Scott J. Glick
Director of the HLDC Program and Visiting Assistant Professor of Law
B.A., University of Maryland
J.D., Hofstra University School of Law
Scott J. Glick directs the Hofstra Law in D.C. (HLDC) Externship Program and is a Visiting Assistant Professor of Law. Prior to his retirement from the U.S. Department of Justice, he served in a number of high-ranking positions, including as Director of Preparedness and Response in the National Security Division, Deputy Chief in the Counterterrorism Section, and Deputy Counsel in the Office of Intelligence Policy and Review. Professor Glick’s prosecution experience includes decades of investigating and litigating international and domestic terrorism cases as a federal prosecutor, and organized crime and other violent crime cases as an assistant district attorney in Nassau County, New York. At the present time, Professor Glick is a private consultant to the FBI, providing advice on the government’s terrorism-related intelligence, investigative, and crisis-response and law-enforcement missions, as well as on national-level terrorism exercises, including those related to weapons of mass destruction.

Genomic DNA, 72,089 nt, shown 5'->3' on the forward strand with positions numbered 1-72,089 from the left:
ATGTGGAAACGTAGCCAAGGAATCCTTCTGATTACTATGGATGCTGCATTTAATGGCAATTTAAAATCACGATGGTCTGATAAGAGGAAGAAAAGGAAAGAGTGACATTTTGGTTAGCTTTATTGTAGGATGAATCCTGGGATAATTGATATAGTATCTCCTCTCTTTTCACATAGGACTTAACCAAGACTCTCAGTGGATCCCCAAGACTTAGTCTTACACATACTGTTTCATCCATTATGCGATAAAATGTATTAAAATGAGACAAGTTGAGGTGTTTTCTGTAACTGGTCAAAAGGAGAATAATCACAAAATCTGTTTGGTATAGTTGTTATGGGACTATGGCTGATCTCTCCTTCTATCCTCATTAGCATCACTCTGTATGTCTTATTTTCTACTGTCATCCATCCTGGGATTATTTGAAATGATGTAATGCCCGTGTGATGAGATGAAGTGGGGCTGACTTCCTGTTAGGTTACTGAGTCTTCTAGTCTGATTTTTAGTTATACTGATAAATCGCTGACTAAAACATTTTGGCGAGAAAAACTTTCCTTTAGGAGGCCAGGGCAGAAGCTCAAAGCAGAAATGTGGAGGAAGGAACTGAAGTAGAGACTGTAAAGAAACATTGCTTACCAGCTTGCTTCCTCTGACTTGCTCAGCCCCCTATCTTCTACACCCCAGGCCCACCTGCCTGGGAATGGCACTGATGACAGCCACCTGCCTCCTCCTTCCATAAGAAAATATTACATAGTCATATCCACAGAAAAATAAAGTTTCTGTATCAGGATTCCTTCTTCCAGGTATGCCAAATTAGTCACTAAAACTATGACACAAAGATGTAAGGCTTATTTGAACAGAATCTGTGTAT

Professor Glick has extensive policy and legislative experience in both the executive and legislative branches of government, and during his tenure at the Justice Department, regularly attended high-level interagency policy committee meetings chaired by the President’s National Security Council staff. During the 111th Congress, he was detailed from the Justice Department to the Senate Judiciary Committee, where he served as counsel to the chairman of the Terrorism and Homeland Security Subcommittee.
Professor Glick has taught cybersecurity law and policy at the George Washington University School of Law, and evidence, trial techniques and national security-related classes for the Justice Department’s National Advocacy Center. Earlier in his career, Professor Glick taught trial techniques at the Benjamin N. Cardozo School of Law.
Professor Glick is the author of a number of law review articles that focus on the Fourth Amendment, including in regard to weapons of mass destruction, cybersecurity, foreign intelligence collection and interspousal wiretapping.